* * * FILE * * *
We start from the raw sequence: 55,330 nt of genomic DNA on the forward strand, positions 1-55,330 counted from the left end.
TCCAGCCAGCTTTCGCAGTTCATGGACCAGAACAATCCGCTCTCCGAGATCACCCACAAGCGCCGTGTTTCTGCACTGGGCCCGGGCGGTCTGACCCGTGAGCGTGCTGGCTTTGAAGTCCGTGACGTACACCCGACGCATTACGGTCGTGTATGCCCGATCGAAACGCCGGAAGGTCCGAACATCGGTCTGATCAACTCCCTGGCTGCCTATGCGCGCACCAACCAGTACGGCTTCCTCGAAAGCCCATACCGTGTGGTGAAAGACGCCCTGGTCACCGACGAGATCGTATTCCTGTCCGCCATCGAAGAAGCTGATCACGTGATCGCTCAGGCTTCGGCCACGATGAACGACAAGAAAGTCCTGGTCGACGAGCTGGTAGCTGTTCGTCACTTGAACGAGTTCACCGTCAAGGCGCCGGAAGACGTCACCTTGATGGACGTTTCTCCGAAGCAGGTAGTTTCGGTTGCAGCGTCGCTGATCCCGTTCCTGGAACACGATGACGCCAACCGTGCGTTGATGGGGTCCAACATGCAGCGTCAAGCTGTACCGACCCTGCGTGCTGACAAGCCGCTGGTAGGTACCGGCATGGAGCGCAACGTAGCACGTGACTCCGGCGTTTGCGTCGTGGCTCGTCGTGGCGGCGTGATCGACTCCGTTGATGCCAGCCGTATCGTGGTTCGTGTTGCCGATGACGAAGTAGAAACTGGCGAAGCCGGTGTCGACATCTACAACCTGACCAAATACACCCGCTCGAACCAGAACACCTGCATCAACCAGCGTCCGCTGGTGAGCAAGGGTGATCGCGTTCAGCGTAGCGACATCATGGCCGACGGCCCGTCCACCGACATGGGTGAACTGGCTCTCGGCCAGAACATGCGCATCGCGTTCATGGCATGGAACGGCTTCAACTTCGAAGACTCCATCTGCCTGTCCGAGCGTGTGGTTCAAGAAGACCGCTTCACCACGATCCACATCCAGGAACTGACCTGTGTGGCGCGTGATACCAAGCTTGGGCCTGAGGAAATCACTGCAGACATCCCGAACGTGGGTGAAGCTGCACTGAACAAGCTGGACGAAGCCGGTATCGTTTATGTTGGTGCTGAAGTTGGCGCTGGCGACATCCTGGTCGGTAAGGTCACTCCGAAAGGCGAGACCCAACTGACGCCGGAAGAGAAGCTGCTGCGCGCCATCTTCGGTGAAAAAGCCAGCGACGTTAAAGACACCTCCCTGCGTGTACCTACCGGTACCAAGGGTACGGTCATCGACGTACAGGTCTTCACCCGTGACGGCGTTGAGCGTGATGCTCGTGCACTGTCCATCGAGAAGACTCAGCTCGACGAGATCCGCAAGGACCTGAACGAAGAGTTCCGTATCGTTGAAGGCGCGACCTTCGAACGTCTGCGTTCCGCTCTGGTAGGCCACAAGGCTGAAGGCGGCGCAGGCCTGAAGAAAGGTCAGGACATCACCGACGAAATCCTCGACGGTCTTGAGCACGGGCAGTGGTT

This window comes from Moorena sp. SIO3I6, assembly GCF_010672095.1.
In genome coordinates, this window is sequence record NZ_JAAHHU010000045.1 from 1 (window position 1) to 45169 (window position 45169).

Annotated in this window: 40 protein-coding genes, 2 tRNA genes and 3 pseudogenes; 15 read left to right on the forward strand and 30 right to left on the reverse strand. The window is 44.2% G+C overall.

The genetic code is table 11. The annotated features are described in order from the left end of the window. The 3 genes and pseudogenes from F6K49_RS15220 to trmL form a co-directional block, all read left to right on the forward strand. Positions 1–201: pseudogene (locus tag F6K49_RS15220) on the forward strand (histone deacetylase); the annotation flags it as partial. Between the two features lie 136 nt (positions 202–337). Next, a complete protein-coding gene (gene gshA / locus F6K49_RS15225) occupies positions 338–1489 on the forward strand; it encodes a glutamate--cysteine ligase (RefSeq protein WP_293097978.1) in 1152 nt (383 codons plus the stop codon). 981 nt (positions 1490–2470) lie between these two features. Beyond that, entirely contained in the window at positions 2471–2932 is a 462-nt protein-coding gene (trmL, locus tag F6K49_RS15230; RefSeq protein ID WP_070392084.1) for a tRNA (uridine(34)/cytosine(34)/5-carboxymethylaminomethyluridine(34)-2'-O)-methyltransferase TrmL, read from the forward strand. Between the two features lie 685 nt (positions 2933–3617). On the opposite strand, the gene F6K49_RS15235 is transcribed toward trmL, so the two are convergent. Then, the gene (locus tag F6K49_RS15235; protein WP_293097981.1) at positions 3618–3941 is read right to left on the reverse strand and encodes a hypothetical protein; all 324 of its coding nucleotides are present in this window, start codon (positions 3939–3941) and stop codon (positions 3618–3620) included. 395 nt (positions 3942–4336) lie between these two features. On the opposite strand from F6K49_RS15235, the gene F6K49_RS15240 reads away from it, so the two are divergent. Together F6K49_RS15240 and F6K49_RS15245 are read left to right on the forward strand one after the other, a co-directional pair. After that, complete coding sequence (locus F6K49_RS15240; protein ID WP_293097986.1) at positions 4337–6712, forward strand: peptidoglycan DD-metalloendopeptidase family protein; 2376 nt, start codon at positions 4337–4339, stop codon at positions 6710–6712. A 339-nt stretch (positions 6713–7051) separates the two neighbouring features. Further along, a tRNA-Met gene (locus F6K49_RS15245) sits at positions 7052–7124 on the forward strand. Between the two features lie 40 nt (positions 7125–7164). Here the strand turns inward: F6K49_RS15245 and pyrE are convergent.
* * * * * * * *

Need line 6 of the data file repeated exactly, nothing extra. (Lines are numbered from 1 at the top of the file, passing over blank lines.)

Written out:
The genetic code is table 11. The annotated features are described in order from the left end of the window. The 3 genes and pseudogenes from F6K49_RS15220 to trmL form a co-directional block, all read left to right on the forward strand. Positions 1–201: pseudogene (locus tag F6K49_RS15220) on the forward strand (histone deacetylase); the annotation flags it as partial. Between the two features lie 136 nt (positions 202–337). Next, a complete protein-coding gene (gene gshA / locus F6K49_RS15225) occupies positions 338–1489 on the forward strand; it encodes a glutamate--cysteine ligase (RefSeq protein WP_293097978.1) in 1152 nt (383 codons plus the stop codon). 981 nt (positions 1490–2470) lie between these two features. Beyond that, entirely contained in the window at positions 2471–2932 is a 462-nt protein-coding gene (trmL, locus tag F6K49_RS15230; RefSeq protein ID WP_070392084.1) for a tRNA (uridine(34)/cytosine(34)/5-carboxymethylaminomethyluridine(34)-2'-O)-methyltransferase TrmL, read from the forward strand. Between the two features lie 685 nt (positions 2933–3617). On the opposite strand, the gene F6K49_RS15235 is transcribed toward trmL, so the two are convergent. Then, the gene (locus tag F6K49_RS15235; protein WP_293097981.1) at positions 3618–3941 is read right to left on the reverse strand and encodes a hypothetical protein; all 324 of its coding nucleotides are present in this window, start codon (positions 3939–3941) and stop codon (positions 3618–3620) included. 395 nt (positions 3942–4336) lie between these two features. On the opposite strand from F6K49_RS15235, the gene F6K49_RS15240 reads away from it, so the two are divergent. Together F6K49_RS15240 and F6K49_RS15245 are read left to right on the forward strand one after the other, a co-directional pair. After that, complete coding sequence (locus F6K49_RS15240; protein ID WP_293097986.1) at positions 4337–6712, forward strand: peptidoglycan DD-metalloendopeptidase family protein; 2376 nt, start codon at positions 4337–4339, stop codon at positions 6710–6712. A 339-nt stretch (positions 6713–7051) separates the two neighbouring features. Further along, a tRNA-Met gene (locus F6K49_RS15245) sits at positions 7052–7124 on the forward strand. Between the two features lie 40 nt (positions 7125–7164). Here the strand turns inward: F6K49_RS15245 and pyrE are convergent.